See below for the latest Data Blast from our legal team: Apple faces questions around its tracking of users; Canada seeks to update its national privacy law; UK regulator fines Ticketmaster for lax data security; Massive data breach exposes sensitive voter details in Malta; Dutch court issues welcome interpretation on legitimate interests

NYOB sues Apple over Identifier for Advertisers

Earlier this year, Apple announced changes to the latest version of its iOS operating system which will limit the opportunities for third parties to track users using the Apple Identifier for Advertisers (IDFA) code generated by iPhones and other Apple mobile devices. The IDFA is similar in principle to a cookie set on a user’s browser, and allows users of Apple mobile devices to be tracked across different applications, and facilitates targeted advertising. IDFA has also been an essential tool for measuring attribution for mobile advertising, i.e. to understand whether particular advertisements (whether targeted or not) have been viewed. Apple’s latest iOS version will require user consent in order for third parties to use IDFA, and third parties will be permitted to seek such consent only once.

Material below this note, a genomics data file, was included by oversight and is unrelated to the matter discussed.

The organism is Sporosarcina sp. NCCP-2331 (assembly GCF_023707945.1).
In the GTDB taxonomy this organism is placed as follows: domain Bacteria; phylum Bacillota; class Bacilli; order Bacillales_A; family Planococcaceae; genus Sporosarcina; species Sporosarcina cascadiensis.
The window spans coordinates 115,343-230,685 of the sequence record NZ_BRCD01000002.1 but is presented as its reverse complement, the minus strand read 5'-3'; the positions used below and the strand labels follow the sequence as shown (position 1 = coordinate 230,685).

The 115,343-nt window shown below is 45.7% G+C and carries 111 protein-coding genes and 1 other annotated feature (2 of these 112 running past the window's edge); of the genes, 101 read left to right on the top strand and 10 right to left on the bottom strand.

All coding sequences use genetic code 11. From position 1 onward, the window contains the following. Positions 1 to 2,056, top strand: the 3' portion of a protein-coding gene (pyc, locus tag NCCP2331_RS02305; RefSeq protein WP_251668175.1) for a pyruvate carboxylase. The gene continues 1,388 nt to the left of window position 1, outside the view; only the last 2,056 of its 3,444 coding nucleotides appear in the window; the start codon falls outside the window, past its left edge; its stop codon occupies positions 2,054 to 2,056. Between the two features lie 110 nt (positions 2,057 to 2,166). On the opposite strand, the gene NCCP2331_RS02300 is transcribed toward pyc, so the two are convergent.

Apple’s change of approach may be seen as a move to bring the use of IDFA into compliance with the EU’s ePrivacy Directive, which is implemented in the UK via the Privacy and Electronic Communications Regulation (PECR); the PECR requires prior consent for the storage of an electronic identifier on a user’s device, including cookies and similar technologies. Moreover, to the extent that IDFA may process personal data, the full range of obligations under the General Data Protection Regulation (GDPR) will apply, including not only consent, but also transparency about the purposes of the data processing and the parties with whom the data may be shared.